Table (model B10)
Gallery Rotations Spring 2013
United States, born Hungary, 1902–81
Table (model B10)
Chrome-plated tubular steel and black-lacquered wood
Manufactured by Mücke-Melder (Thonet licence)
Chairs (model B33)
Chrome-plated tubular steel and canvas
Manufactured by Mücke-Melder (Thonet license)
Gift of Herbert and Susan Johe, 2012/1.283, 2012/1.284, 2012/1.285
The cantilever design of Marcel Breuer’s B33 chair eliminated traditional rear legs, reducing the frame to a single curving line. In paring down furniture to nothing more than a few surfaces—tabletop, seat, back—supported by gleaming, lightweight metal tubes, Breuer sought purely functional designs that would foreground light, space, and movement. These, he believed, were the fundamental necessities of modern life, particularly as lived at the Bauhaus, the innovative school of art, craft, and design in Germany where Breuer taught and first developed these designs. As an essential element of the school’s environment, Breuer’s metal furniture epitomized the Bauhaus’s utopian goal of merging art and technology with everyday life.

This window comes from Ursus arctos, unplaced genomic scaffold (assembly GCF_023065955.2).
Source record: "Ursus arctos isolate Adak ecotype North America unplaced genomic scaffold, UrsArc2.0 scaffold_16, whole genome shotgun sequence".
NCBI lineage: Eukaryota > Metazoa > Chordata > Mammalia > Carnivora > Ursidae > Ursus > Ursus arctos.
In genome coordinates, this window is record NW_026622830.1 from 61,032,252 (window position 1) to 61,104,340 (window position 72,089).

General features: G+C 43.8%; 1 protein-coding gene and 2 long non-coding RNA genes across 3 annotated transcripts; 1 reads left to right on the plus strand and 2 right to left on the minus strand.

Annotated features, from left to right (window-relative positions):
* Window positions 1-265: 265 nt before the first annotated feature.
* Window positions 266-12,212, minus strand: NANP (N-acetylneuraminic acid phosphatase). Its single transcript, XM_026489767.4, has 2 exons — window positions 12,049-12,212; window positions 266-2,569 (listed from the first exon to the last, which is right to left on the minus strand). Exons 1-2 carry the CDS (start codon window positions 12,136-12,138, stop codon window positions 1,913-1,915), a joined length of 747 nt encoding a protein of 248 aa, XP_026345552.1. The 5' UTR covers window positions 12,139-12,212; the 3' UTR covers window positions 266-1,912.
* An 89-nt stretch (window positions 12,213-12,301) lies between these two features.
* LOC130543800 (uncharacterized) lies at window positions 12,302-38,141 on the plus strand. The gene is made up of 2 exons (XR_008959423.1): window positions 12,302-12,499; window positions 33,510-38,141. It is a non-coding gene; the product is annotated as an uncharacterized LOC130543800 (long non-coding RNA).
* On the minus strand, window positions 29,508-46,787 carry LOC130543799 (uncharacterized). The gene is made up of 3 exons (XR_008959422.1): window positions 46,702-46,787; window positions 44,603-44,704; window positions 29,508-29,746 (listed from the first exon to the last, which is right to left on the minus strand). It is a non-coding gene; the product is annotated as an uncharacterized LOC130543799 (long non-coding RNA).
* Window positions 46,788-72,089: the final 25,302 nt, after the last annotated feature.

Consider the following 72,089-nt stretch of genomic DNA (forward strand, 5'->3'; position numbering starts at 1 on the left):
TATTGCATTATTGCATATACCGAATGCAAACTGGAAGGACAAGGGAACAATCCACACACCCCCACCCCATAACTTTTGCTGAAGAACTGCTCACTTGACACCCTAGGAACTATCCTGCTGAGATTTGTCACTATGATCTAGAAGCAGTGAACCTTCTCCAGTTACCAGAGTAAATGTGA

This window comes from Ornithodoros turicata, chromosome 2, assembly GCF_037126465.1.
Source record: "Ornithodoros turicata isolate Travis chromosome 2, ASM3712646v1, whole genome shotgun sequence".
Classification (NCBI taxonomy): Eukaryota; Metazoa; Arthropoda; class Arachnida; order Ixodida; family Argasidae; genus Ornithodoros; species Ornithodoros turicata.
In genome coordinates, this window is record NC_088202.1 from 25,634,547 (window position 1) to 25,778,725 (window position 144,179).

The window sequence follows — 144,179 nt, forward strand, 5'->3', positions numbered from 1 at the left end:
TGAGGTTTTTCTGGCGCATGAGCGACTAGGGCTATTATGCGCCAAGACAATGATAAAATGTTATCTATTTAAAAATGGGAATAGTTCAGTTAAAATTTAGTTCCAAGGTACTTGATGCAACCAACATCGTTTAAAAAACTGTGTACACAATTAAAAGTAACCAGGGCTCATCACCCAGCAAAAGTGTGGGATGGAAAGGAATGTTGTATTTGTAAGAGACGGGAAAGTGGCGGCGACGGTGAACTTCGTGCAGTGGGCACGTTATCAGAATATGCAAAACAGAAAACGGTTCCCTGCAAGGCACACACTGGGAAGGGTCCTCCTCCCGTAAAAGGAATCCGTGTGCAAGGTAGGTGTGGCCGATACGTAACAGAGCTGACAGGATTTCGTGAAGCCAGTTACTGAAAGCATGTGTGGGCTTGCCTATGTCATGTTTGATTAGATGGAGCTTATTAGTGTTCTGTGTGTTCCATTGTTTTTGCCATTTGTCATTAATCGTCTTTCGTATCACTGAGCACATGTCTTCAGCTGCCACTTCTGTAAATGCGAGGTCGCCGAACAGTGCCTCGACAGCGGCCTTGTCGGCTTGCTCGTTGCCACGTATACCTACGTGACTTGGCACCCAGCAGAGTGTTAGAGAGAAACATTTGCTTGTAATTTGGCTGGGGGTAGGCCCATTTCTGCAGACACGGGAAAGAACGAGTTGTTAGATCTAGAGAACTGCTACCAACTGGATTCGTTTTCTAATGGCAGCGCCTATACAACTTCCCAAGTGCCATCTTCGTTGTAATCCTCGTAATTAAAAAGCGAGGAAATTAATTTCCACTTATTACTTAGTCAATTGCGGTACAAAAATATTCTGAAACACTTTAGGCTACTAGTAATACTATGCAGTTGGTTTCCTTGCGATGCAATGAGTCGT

The cost of tubular steel, as well as reservations about metal in domestic spaces, initially limited Breuer’s designs to the Bauhaus and the homes of an intellectual elite. This furniture never attained the school’s ideal of transformative design for the masses, despite its growing popularity in the thirties. Nevertheless, Breuer’s attempt to integrate form, function, and mass-production became a key reference point in the evolution of modernist architecture and design.
Black square table mounted on a frame of continous steel tubing that curves down at the corners to form bowed legs.
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